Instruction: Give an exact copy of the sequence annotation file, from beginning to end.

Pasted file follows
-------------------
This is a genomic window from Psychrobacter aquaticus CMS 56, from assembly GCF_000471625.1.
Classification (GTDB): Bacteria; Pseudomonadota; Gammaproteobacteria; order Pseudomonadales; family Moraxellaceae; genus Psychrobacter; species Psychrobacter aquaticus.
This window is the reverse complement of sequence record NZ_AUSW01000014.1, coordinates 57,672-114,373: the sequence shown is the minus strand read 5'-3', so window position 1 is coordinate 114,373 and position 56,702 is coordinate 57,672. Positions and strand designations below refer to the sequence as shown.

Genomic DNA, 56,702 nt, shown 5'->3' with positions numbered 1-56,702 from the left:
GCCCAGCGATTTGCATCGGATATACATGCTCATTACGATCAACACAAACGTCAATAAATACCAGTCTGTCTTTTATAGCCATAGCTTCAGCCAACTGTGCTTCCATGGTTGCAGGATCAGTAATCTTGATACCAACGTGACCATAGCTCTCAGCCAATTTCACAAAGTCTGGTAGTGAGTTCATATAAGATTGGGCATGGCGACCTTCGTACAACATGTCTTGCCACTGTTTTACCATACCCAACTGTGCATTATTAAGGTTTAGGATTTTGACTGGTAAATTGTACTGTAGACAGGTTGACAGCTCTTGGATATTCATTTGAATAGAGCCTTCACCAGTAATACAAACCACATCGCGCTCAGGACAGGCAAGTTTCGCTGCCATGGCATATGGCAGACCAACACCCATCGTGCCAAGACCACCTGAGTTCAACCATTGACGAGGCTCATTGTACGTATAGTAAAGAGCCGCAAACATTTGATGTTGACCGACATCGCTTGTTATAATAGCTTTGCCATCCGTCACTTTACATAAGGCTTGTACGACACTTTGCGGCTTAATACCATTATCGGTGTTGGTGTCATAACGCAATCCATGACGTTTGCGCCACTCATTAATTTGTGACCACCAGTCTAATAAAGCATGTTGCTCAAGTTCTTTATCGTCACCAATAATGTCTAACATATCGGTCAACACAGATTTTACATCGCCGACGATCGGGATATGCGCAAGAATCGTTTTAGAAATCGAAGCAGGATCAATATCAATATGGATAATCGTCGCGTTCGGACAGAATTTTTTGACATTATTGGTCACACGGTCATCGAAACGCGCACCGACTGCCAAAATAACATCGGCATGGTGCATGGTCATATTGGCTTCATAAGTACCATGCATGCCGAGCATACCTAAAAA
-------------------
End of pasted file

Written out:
This is a genomic window from Psychrobacter aquaticus CMS 56, from assembly GCF_000471625.1.
Classification (GTDB): Bacteria; Pseudomonadota; Gammaproteobacteria; order Pseudomonadales; family Moraxellaceae; genus Psychrobacter; species Psychrobacter aquaticus.
This window is the reverse complement of sequence record NZ_AUSW01000014.1, coordinates 57,672-114,373: the sequence shown is the minus strand read 5'-3', so window position 1 is coordinate 114,373 and position 56,702 is coordinate 57,672. Positions and strand designations below refer to the sequence as shown.

Genomic DNA, 56,702 nt, shown 5'->3' with positions numbered 1-56,702 from the left:
GCCCAGCGATTTGCATCGGATATACATGCTCATTACGATCAACACAAACGTCAATAAATACCAGTCTGTCTTTTATAGCCATAGCTTCAGCCAACTGTGCTTCCATGGTTGCAGGATCAGTAATCTTGATACCAACGTGACCATAGCTCTCAGCCAATTTCACAAAGTCTGGTAGTGAGTTCATATAAGATTGGGCATGGCGACCTTCGTACAACATGTCTTGCCACTGTTTTACCATACCCAACTGTGCATTATTAAGGTTTAGGATTTTGACTGGTAAATTGTACTGTAGACAGGTTGACAGCTCTTGGATATTCATTTGAATAGAGCCTTCACCAGTAATACAAACCACATCGCGCTCAGGACAGGCAAGTTTCGCTGCCATGGCATATGGCAGACCAACACCCATCGTGCCAAGACCACCTGAGTTCAACCATTGACGAGGCTCATTGTACGTATAGTAAAGAGCCGCAAACATTTGATGTTGACCGACATCGCTTGTTATAATAGCTTTGCCATCCGTCACTTTACATAAGGCTTGTACGACACTTTGCGGCTTAATACCATTATCGGTGTTGGTGTCATAACGCAATCCATGACGTTTGCGCCACTCATTAATTTGTGACCACCAGTCTAATAAAGCATGTTGCTCAAGTTCTTTATCGTCACCAATAATGTCTAACATATCGGTCAACACAGATTTTACATCGCCGACGATCGGGATATGCGCAAGAATCGTTTTAGAAATCGAAGCAGGATCAATATCAATATGGATAATCGTCGCGTTCGGACAGAATTTTTTGACATTATTGGTCACACGGTCATCGAAACGCGCACCGACTGCCAAAATAACATCGGCATGGTGCATGGTCATATTGGCTTCATAAGTACCATGCATGCCGAGCATACCTAAAAA